Not only is it inaccessible and imposing, part of Kirribilli will always be off limits, upstaging proceedings, as our shapeshifting PM shrewdly knows. How good is home advantage?
Morrison and Hunt are always up for a stunt, especially when it means evading scrutiny on another bloody Royal Commission or an inquiry. Morrison’s a master of the dark arts of evasion. But how good is acting? He loves to improvise; indulge his passion for cringeworthy amateur theatrics; get in touch with his inner, provincial thespian.
“This is personal’. Morrison croaks as he squints into the early afternoon sun, his best histrionic voice aquiver. Will he tear up?
Flanked by Hunt and Colbeck, his latest Aged Care sales duo , Morrison postures, frets and soliloquises incoherently about his father John’s final days in five star luxury. Hunt takes up the same theme. See. The system works fine (for wealthy old white men).
It doesn’t matter that he hasn’t read the report. Neither has the media. He’s seen to that.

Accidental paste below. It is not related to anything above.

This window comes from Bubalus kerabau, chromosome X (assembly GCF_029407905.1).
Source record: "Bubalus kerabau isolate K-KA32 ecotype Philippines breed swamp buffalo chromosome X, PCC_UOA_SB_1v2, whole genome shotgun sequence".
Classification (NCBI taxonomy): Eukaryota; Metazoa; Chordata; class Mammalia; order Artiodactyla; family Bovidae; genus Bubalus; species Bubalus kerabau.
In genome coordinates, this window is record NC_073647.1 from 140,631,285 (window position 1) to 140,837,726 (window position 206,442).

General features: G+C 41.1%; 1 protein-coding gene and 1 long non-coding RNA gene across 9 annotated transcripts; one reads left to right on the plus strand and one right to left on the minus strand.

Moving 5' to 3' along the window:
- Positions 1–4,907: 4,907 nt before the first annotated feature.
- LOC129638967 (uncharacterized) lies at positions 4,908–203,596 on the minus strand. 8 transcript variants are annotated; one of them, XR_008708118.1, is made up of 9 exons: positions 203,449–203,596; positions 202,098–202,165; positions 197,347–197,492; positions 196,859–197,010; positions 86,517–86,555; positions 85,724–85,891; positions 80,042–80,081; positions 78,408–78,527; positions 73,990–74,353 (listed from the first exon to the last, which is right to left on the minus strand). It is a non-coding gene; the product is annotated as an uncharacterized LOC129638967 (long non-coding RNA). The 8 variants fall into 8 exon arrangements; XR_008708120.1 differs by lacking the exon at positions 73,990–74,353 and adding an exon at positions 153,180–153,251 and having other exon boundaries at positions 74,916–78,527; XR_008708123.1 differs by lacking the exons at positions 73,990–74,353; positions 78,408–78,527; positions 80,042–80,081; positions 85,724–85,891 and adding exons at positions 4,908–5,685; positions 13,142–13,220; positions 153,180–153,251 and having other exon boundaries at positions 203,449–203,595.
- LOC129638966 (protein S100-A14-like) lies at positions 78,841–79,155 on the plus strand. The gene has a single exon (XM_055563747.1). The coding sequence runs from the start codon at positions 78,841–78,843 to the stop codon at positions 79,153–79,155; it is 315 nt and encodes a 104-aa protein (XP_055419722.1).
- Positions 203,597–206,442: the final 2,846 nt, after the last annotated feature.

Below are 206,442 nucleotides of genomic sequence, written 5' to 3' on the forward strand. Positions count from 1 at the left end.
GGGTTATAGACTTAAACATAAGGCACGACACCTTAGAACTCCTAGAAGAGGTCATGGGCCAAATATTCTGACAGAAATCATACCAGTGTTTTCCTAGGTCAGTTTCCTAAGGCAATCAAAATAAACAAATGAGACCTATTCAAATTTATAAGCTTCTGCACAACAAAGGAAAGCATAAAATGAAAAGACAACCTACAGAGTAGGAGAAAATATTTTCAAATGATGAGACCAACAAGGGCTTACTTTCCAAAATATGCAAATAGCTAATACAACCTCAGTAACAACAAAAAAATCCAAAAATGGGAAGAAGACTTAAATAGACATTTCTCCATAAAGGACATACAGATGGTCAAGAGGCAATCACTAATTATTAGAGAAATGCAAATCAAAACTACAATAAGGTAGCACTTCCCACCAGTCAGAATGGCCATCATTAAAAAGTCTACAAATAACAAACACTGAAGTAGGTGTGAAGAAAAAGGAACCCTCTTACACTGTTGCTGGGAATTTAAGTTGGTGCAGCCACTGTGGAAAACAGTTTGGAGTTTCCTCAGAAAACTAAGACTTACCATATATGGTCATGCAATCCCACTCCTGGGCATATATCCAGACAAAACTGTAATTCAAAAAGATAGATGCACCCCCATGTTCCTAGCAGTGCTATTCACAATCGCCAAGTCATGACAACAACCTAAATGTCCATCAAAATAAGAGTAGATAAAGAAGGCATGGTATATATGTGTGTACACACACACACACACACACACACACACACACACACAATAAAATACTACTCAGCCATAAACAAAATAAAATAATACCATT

He’s given the hacks and flacks no time at all to read the eight volumes and 148 recommendations of the Final Report of the Royal Commission into Aged Care Quality and Safety, one teal volume of which Scott Morrison holds aloft for the benefit of his official photographer, or to help bolster his outrageous lie that the RC is all his own initiative.
A woman dares to question His Authority? Called publicly to account by ABC’s Anne Connolly, whose awards include a Gold Walkley (Cash for Comment) the 2020 Graham Perkin, Australian journalist of the year, Morrison tries to pull rank. Connolly’s reporting helped get us a Royal Commission into aged care quality and safety, a report which castigates federal government for its lack of leadership. Morrison spits the dummy.
“I’m the Prime Minister. This is my Minister. Our Cabinet will decide our response to this Royal Commission, OK? So we’ve released it. I think I’ve answered your question, thank you.”
It’s a put-down. A gag, not an answer. But it’s a risky triple-bluff. Patently absurd. Fobbing off an expert, the notorious buck-passer, Scott, “I don’t hold the hose mate,” Morrison can’t even pretend that the buck stops with him. If only he had the authority.
Worse, the week’s Essential Poll shows nearly half of those sampled (49%) believe the Prime Minister avoids responsibility. It’s a theme Labor is now embracing to some effect.